CLOSEOUT FOR M-96090023 On 5 September 1996, an NSF Deputy Division Director @DD)' brought OIG a letter from complainants 1 and 2.2 The complainants alleged that an NSF program office? (the first program oEcer) mismanaged their Small Grants for Exploratory Research (SGER) pr~posal.~ Specifically, the complainants alleged that the first program officer: 1) delayed processing the SGER proposal so that other applications on the same topic could be considered, reducing the chances that their proposal would be funded; 2) failed to inform the complainants of the SGER proposal's declination in a timely fashion; 3) reviewed the SGER proposal externally, which, according to the complainants, was not permitted; and 4) intentionally distorted, manipulated, and misinterpreted information contained in their SGER proposal so that it would be declined. Allemtion #1: OIG was informed that NSF expected decisions on SGER proposals to be made in less than the 6 months. The processing of the complainants' SGER proposal took about 5 months. The complainants claimed that the first program officer told them that it would be processed in 2 to 3 months. SGER proposals, which are intended for exploratory andlor high risk innovative research projects, are internally reviewed by an appropriate program officer. According to the SGER program guidelines, a PI is encouraged to consult with the appropriate program officer before submitting a proposal in order to determine whether the proposed project would be appropriate. As such, SGER proposals are not in competition with unsolicited basic research proposals. OIG learned that, in this case, the first program officer had encouraged the complainants to submit the SGER proposal describing an idea that appeared in the complainants' earlier declined standard NSF proposal.' After the complainants submitted the SGER proposal, its processing involved several steps. First, the first program officer ctor in the Division of d complainant #2 is Both work in th Page 1 of 4 M 96-23 CLOSEOUT FOR M-96090023 explained that, after reviewing the complainants' SGER proposal, he requested that the complainants provide additional information to strengthen it. According to the first program officer, the complainants provided additional information, but it was not what he had asked for. Second, although the first program officer disagreed with some of the complainants' interpretations in the SGER proposal and was inclined to decline the proposal, he asked a second program officer6 for an opinion. Third, the first program officer explained that, after the second program officer reviewed the proposal and agreed that it should be declined, .the first program officer continued to wait for the complainants to provide the information he had originally requested, which they did not do. Fourth, the processing of the SGER proposal's file coincided with, and became commingled in, the processing of a large number of unsolicited basic research proposal files, increasing the time for the program's written notification to the complainants about the declination decision. All of these steps increased the processing time for the complainants' SGER proposal. There is no substance to the allegation that the first program officer delayed the SGER proposal so that other applications on the same topic could be considered, reducing its chances for funding. Allegation #2: The complainants alleged that they did not receive notification of the SGER proposal's declination in a timely fashion and that the submission date for their proposal on NSF's FastLane was incorrect. The complainants explained that they called the NSF program about 3 months after the proposal had been submitted to find out about their SGER proposal's progress and were told that it had been declined. The complainants subsequently received written notification of its declination. OIG determined -that it is common practice for NSF programs officers to inform PIS orally about recommended decisions prior to official written notification. In this case, the complainants called the program and received the information. OIG concluded that there was no substance to the allegation that the first program officer failed to notify the complainants of their proposal's declination in a timely fashion. The complainants explained that NSF's FastLane listed their SGER proposal's submission date as several months after they had sent it to NSF. When proposals are received by NSF they are logged-in by the Proposal Processing Unit (PPU) and then by the Division into NSF's computerized database. OIG learned that, although the complainants' proposal had been entered into the database appropriately by PPU, the first program officer had failed to enter the proposal into the database for the Division because he was unaware that this was necessary. When the first program officer's failure was discovered, the Division logged-in the complainants' SGER proposal. We were informed that the submission date for proposals that appears on NSF's FastLane is generated at the time all required input data for a proposal are entered into the computerized database. Therefore, NSF's FastLane submission date the complainants' observed was that date on which the The second program officer Page 2 of 4 M 96-23 CLOSEOUT FOR M-96090023 Division made the final entry of information about the SGER proposal. The DDD wrote to the complainants explaining these events. OIG concluded that the first program officer's failure to log-in the complainants' proposal in the Division was an honest mistake. Allegation: #3: The complainants claimed their SGER proposal was reviewed externally, an action that they alleged is not permitted. The second program officer explained that she observed several discrepancies between the complainants' SGER proposal and their earlier standard NSF proposal. In one instance, she noted that a co-author on one of the complainants' manuscripts listed in the earlier proposal, was not included as a co-author on the same manuscript in the SGER proposal's references. She contacted the co-author7to learn more about the manuscript and his collaborations with the complainants. She said she did not discuss the complainants' SGER proposal or ask the co-author to review the proposal. The co-author provided the second program officer with his negative assessment of his prior collaborative effort with the complainants, a portion of which was described in the SGER proposal. The second program officer's diary note indicates that her declination recommendation was, in part, based on the information she received from the co-author. The co-author followed up the discussion with a written summary of this research effort. OIG learned that, at the time of the division level signoff on the declination, the DDD asked the program officers to explain the consultation with the co-author and any use of the information obtained from the co-author in arriving at the decision to decline. The requested explanation was provided and the DDD concluded that the explanation "did not reflect particularly good judgment, but did not, [the DDD] felt, represent a reason to question the decision to decline the SGER proposal." OIG concluded that the DDD's timely review of the procedures followed by the program officers, in this case, ensured that NSF's decision was appropriate and that any deficiencies in the proposal handling process would be corrected by the program. Allegation #4: The complainants listed six points they thought showed that the first program officer intentionally distorted, manipulated, and misinterpreted information in the SGER proposal. OIG determined that five of the points involved disagreements between the first program officer and the complainants over the interpretation of data or experimental techniques. Because of the first program officer's own concerns about their disagreements, he requested an independent evaluation of the SGER proposal by the second program officer. Honest disagreements over interpretations and experimental techniques are neither uncommon nor aberrant and are not considered matters of misconduct in science. The sixth point involved what the complainants termed the first program officer's "tone," in particular, his alleged use of the term " " They believed the use of the term " showed that the first program officer was questioning their ability to interpret data Page 3 of 4 M 96-23 CLOSEOUT FOR M-96090023 and doing it in an accusatory fashion. The complainants suggested that the first program officer's rejection of the SGER proposal was related to this earlier alleged comment. Although we considered it to be exceedingly unlikely that there was anything inappropriate about the first program officer's purported use of the term " " we nevertheless endeavored to address the complainants' concerns. The first program officer told OIG he could not remember using this term. OIG's review of the complainants' earlier NSF proposal showed that one ad hoe reviewer, who rated it as poor, stated that "[tlhis suggests that the pattern of [the ] presented as preliminary data may be [sic] . . . . 9, We have no evidence that the first program officer used the term in his discussions with the complainants, but, if he did, it was likely that he was repeating the reviewer's comment from the earlier proposal. This case is closed and no further action will be taken. cc: staff scientist, AIG-Oversight, legal, IG. Page 4 of 4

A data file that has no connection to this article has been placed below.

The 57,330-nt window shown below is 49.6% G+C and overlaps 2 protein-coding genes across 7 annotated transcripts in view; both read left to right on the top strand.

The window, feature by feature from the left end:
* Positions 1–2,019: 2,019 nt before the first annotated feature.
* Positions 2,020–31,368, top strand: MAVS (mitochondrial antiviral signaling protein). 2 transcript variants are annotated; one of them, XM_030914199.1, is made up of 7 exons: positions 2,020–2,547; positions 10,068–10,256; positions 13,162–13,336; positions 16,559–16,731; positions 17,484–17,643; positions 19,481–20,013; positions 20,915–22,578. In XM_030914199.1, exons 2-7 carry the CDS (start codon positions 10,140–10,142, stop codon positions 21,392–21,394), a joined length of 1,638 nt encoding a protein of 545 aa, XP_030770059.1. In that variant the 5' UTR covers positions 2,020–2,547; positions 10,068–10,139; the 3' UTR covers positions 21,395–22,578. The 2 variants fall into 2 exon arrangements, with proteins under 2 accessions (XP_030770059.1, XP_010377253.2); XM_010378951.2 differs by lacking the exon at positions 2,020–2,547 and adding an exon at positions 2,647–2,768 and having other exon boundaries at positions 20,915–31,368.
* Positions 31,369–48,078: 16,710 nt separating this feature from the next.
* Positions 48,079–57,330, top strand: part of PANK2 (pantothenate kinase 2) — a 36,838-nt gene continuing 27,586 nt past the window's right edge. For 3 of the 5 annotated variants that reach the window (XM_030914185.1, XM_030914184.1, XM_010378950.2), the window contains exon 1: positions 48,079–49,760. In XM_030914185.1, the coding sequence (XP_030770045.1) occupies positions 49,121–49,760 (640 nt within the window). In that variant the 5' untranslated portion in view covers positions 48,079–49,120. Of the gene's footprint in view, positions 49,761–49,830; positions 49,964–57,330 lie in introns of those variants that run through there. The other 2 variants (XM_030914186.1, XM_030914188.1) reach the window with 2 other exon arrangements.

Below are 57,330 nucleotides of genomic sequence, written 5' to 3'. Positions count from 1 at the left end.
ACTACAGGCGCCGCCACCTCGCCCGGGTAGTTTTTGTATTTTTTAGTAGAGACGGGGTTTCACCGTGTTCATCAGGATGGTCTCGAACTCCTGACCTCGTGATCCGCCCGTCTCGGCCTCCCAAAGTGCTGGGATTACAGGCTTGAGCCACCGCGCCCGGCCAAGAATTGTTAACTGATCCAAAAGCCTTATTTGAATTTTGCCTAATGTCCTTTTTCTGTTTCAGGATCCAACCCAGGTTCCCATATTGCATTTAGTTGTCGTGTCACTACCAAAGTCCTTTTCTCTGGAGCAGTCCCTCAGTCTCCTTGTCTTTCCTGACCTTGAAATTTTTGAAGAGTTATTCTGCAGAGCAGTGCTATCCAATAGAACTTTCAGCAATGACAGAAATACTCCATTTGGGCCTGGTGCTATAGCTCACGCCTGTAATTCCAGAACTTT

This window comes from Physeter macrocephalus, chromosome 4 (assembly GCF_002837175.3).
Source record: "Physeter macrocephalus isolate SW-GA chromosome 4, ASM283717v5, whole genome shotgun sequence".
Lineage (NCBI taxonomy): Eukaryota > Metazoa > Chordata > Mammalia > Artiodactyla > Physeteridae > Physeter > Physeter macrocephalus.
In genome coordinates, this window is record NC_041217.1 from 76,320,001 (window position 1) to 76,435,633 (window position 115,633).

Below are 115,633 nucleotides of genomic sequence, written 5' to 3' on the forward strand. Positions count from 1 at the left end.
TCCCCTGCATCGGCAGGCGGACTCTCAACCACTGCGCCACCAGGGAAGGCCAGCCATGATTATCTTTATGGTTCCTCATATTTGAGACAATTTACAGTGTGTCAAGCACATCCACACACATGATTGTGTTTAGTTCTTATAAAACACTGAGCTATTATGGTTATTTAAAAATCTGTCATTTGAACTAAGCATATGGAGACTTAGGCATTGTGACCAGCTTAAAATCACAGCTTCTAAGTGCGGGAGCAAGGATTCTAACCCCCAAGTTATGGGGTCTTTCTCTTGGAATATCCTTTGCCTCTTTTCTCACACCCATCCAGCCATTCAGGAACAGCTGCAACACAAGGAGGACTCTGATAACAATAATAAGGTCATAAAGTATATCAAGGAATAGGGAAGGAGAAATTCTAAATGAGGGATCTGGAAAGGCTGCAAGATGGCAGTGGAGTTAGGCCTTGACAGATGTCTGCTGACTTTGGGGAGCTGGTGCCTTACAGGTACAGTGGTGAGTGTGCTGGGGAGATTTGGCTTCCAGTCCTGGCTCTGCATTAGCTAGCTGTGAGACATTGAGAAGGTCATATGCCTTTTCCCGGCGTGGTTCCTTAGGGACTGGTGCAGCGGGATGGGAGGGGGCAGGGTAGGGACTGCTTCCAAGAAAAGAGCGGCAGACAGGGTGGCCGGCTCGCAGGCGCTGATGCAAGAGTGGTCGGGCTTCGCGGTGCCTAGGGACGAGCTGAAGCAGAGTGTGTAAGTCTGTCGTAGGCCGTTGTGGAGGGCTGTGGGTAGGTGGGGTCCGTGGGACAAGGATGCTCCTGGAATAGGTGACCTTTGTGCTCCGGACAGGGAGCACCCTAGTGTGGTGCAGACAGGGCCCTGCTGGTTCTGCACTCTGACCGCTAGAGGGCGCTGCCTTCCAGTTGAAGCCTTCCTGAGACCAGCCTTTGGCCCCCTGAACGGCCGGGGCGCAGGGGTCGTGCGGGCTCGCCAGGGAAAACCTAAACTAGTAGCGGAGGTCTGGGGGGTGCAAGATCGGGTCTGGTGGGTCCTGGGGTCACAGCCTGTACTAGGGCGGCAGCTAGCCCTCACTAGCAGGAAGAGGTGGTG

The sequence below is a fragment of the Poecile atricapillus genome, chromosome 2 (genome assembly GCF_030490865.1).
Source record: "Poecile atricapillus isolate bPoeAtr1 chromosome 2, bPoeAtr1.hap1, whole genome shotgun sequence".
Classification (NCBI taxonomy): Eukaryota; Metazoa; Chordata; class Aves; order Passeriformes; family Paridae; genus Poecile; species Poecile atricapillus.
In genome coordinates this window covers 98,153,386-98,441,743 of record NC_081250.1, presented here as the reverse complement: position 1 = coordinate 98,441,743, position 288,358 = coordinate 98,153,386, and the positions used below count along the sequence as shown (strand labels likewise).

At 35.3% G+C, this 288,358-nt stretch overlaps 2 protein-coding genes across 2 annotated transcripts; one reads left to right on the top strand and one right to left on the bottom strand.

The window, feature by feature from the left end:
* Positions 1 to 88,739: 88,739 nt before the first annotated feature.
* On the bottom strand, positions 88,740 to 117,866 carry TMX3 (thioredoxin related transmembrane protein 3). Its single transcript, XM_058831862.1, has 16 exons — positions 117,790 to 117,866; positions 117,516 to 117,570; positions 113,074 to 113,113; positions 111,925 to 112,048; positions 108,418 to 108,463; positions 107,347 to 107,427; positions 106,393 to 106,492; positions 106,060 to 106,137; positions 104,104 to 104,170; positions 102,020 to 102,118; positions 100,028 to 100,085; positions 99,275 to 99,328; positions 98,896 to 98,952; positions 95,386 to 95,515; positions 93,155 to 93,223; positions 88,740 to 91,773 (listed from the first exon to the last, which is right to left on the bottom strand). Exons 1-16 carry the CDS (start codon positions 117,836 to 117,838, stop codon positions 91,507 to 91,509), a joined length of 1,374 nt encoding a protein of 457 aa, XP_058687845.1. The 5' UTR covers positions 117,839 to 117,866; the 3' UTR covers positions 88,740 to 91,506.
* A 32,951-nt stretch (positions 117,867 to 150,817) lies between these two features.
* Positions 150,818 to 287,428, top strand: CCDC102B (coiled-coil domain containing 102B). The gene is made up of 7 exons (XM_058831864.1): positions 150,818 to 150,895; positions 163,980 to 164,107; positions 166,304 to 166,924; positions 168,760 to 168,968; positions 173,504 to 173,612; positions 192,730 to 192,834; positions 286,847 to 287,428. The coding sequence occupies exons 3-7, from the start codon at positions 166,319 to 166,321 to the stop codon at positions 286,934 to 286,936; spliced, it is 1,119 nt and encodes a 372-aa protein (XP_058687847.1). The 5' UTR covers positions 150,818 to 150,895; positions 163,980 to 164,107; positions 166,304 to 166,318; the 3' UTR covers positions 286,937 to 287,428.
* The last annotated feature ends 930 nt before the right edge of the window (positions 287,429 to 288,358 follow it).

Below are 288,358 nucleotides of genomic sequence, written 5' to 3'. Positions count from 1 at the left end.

Published by the National Science Foundation, Office of Inspector General on 1997-10-03.
Below is a raw (and likely hideous) rendition of the original report. (PDF)